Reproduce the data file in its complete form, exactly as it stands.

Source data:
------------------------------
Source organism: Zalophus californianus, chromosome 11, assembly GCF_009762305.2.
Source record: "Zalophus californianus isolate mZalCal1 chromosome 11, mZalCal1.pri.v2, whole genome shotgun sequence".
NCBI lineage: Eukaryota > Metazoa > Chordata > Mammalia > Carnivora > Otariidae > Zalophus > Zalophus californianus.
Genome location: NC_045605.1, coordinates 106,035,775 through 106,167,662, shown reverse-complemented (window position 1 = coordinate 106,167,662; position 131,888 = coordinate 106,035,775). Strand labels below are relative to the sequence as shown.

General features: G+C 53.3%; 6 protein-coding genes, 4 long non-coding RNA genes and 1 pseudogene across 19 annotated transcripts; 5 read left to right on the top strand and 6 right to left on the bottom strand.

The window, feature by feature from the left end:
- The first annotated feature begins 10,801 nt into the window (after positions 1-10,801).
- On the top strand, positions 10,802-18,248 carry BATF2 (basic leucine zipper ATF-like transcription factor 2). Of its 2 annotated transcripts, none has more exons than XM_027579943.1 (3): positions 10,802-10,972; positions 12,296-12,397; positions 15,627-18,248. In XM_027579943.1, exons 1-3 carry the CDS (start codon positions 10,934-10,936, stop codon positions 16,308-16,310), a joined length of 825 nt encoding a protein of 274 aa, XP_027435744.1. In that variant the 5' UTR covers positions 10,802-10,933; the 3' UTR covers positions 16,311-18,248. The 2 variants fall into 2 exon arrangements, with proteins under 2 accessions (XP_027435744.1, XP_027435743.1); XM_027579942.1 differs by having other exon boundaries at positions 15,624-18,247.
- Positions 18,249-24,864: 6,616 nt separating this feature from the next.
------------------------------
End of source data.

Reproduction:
Source organism: Zalophus californianus, chromosome 11, assembly GCF_009762305.2.
Source record: "Zalophus californianus isolate mZalCal1 chromosome 11, mZalCal1.pri.v2, whole genome shotgun sequence".
NCBI lineage: Eukaryota > Metazoa > Chordata > Mammalia > Carnivora > Otariidae > Zalophus > Zalophus californianus.
Genome location: NC_045605.1, coordinates 106,035,775 through 106,167,662, shown reverse-complemented (window position 1 = coordinate 106,167,662; position 131,888 = coordinate 106,035,775). Strand labels below are relative to the sequence as shown.

General features: G+C 53.3%; 6 protein-coding genes, 4 long non-coding RNA genes and 1 pseudogene across 19 annotated transcripts; 5 read left to right on the top strand and 6 right to left on the bottom strand.

The window, feature by feature from the left end:
- The first annotated feature begins 10,801 nt into the window (after positions 1-10,801).
- On the top strand, positions 10,802-18,248 carry BATF2 (basic leucine zipper ATF-like transcription factor 2). Of its 2 annotated transcripts, none has more exons than XM_027579943.1 (3): positions 10,802-10,972; positions 12,296-12,397; positions 15,627-18,248. In XM_027579943.1, exons 1-3 carry the CDS (start codon positions 10,934-10,936, stop codon positions 16,308-16,310), a joined length of 825 nt encoding a protein of 274 aa, XP_027435744.1. In that variant the 5' UTR covers positions 10,802-10,933; the 3' UTR covers positions 16,311-18,248. The 2 variants fall into 2 exon arrangements, with proteins under 2 accessions (XP_027435744.1, XP_027435743.1); XM_027579942.1 differs by having other exon boundaries at positions 15,624-18,247.
- Positions 18,249-24,864: 6,616 nt separating this feature from the next.